One thing that I heard about my father's passing was that there is no normal to grief. Actually I found/find that it sneaks-up at the strangest times; almost always when I least expect it; and triggered by things that I wouldn't have thought as well.

Big hugs sent to you from Florida even though we have never met. My prayers continue to be with you.

Rachel said...

I'm thinking of you every day, and will for a long time to come.

Jason said...

May you never see another bottle of ensure for a long, long, long time.

Melissa in TN said...

First of all, Snick, I am so very sorry for your loss. I found your blog thru Tertia's website and am reading the archives. In my head, GH stands for "good husband" (well, it did until I found the reference to goose).

I am happy that you have your children. They let GH live on and I am sure they comfort you.

I completely relate to throwing things out. I have a two month old and the docs were afraid at birth that she might have some sort of genetic syndrome. We had a horrible day at the hospital before they finally ruled it out and discharged us. I threw away everything with the hospital's name on it because I didn't want to be reminded of that awful day.

Emotional tsunami is so right. When my Dad died I'd be ok for a while and then the grief would just wash over me in waves.

Sending healing thoughts to you and the babes.

Dorcasina said...

All those things sound intensely familiar to me. The "doing" kept me sane and busy in the immediate aftermath; as you are able, you will slow down and remember, and process.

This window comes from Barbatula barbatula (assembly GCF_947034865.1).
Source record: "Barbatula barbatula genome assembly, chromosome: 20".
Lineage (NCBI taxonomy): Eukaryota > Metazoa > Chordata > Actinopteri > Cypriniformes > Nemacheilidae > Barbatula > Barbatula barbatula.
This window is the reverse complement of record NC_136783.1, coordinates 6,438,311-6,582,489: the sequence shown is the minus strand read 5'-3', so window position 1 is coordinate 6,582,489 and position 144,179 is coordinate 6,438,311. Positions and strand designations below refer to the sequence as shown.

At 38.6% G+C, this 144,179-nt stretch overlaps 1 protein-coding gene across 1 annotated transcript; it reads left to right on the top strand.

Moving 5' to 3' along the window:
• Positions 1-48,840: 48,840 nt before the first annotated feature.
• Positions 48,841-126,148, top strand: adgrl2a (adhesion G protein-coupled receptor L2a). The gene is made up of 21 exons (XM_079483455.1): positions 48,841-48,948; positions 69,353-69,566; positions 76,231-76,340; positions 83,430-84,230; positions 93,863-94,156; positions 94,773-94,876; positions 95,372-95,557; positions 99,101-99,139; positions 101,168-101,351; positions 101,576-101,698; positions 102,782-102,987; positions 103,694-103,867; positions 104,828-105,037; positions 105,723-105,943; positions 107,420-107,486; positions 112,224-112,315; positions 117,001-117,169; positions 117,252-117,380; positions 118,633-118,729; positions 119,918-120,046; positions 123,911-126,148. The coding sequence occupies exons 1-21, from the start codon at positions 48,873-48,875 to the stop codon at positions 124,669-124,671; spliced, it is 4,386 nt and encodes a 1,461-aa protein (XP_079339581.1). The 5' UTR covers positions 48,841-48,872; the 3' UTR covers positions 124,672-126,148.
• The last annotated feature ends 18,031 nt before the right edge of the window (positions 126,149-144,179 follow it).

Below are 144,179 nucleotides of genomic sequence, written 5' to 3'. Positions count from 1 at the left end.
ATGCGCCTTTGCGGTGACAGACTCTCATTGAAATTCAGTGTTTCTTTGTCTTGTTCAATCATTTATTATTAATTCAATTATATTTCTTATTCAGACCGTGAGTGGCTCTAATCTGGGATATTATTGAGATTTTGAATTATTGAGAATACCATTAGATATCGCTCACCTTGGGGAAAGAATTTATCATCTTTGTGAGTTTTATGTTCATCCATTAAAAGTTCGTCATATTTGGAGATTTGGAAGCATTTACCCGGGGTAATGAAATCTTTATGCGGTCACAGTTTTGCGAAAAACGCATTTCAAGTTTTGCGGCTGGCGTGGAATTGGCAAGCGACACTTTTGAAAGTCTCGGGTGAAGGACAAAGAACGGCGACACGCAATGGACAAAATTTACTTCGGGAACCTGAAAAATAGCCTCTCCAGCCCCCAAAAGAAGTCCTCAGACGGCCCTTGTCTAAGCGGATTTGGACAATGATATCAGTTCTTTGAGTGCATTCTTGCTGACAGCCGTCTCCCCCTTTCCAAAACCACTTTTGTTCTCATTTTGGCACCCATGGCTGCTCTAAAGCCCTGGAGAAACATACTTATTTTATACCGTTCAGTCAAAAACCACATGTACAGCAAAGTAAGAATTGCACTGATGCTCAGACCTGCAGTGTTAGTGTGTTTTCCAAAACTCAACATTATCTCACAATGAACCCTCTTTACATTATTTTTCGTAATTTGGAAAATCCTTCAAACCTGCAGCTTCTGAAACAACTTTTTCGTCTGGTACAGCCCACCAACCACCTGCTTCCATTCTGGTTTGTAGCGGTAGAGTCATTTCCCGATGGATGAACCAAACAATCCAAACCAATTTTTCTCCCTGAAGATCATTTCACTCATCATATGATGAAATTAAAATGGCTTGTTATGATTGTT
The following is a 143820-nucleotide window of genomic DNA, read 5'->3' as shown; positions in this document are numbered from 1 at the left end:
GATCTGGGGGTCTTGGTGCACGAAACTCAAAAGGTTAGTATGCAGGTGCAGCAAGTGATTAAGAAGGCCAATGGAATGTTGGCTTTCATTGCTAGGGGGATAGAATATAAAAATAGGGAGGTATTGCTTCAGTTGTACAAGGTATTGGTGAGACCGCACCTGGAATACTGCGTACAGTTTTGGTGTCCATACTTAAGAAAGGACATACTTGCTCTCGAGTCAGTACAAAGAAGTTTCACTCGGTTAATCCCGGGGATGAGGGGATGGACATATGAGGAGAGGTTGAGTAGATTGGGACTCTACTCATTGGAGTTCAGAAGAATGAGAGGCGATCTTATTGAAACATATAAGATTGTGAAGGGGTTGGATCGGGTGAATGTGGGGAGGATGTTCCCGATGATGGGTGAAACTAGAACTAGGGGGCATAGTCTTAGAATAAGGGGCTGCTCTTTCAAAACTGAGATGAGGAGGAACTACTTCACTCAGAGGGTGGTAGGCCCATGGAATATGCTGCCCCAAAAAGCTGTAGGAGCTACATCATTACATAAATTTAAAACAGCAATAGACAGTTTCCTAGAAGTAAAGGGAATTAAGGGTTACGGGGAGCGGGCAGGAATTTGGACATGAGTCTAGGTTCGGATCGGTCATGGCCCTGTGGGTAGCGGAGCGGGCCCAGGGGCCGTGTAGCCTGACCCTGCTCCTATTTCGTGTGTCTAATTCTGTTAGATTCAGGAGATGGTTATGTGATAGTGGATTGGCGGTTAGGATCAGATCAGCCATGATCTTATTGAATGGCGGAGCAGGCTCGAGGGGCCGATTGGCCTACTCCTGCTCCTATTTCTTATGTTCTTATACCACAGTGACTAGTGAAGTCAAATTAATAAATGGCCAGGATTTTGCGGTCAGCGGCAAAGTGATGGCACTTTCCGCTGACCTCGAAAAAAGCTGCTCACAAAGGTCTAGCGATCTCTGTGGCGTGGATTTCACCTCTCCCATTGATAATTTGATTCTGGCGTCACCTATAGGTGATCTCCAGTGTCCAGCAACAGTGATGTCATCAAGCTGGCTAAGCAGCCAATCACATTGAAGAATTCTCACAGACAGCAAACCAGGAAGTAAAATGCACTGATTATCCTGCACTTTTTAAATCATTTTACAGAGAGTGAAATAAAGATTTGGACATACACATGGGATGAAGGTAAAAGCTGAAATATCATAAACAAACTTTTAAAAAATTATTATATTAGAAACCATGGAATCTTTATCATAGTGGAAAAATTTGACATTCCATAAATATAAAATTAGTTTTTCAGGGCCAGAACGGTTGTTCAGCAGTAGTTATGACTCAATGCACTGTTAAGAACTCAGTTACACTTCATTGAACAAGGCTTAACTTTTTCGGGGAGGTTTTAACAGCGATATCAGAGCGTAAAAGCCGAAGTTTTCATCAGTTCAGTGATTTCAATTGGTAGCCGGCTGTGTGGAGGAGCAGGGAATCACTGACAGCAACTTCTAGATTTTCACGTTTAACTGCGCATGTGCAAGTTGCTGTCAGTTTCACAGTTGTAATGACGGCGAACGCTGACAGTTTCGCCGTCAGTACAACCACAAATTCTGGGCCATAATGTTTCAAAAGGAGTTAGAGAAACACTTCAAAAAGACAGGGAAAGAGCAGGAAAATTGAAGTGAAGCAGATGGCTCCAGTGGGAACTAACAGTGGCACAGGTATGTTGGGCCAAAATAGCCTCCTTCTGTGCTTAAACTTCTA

I don't suppose I will ever stop talking to my husband, nor do I want to. Part of the joy of our marriage was that he completely "got" me; so many of the things I said were things he already knew about me.

I hope your mother can stay for an extended time. And I hope your family and friends will be sensitive to the fact that this numbness is necessary and inevitable and there is no telling at which moments it will wear off--or how long it will last.

I did a lot of grieving before my husband died--as I suspect you did. I guess I was foolishly surprised that having "pre-grieved" did not insulate me from the real thing; even grieving with him was good, compared to what came after.

I'm here...

winecat said...

So glad your inlaws are behaving I was really concerned about that. It's wonderful that you have your mom there to help you through these first difficult days and who can say no to retail therapy.

I join the rest of your internets in keeping you, Maddie and Riley in my prayers. Aren't the internets a wonderful family. We don't "know" each other but we do.

Wish there was something more to say to ease your pain. And as Menita said just rambling on to keep you company.

Lori said...

I'm still catching up on the whole blog, but you're all still very much in my thoughts.

Yankee T said...

I don't have much to add-everyone else is saying all the right things. Your description of the tsunami sounds exactly right. I have nothing to which I can relate your grief-my parents were old and sick,sick,sick...but I can tell you that my father has been dead for 12 years and I still cry sometimes, unexpectedly.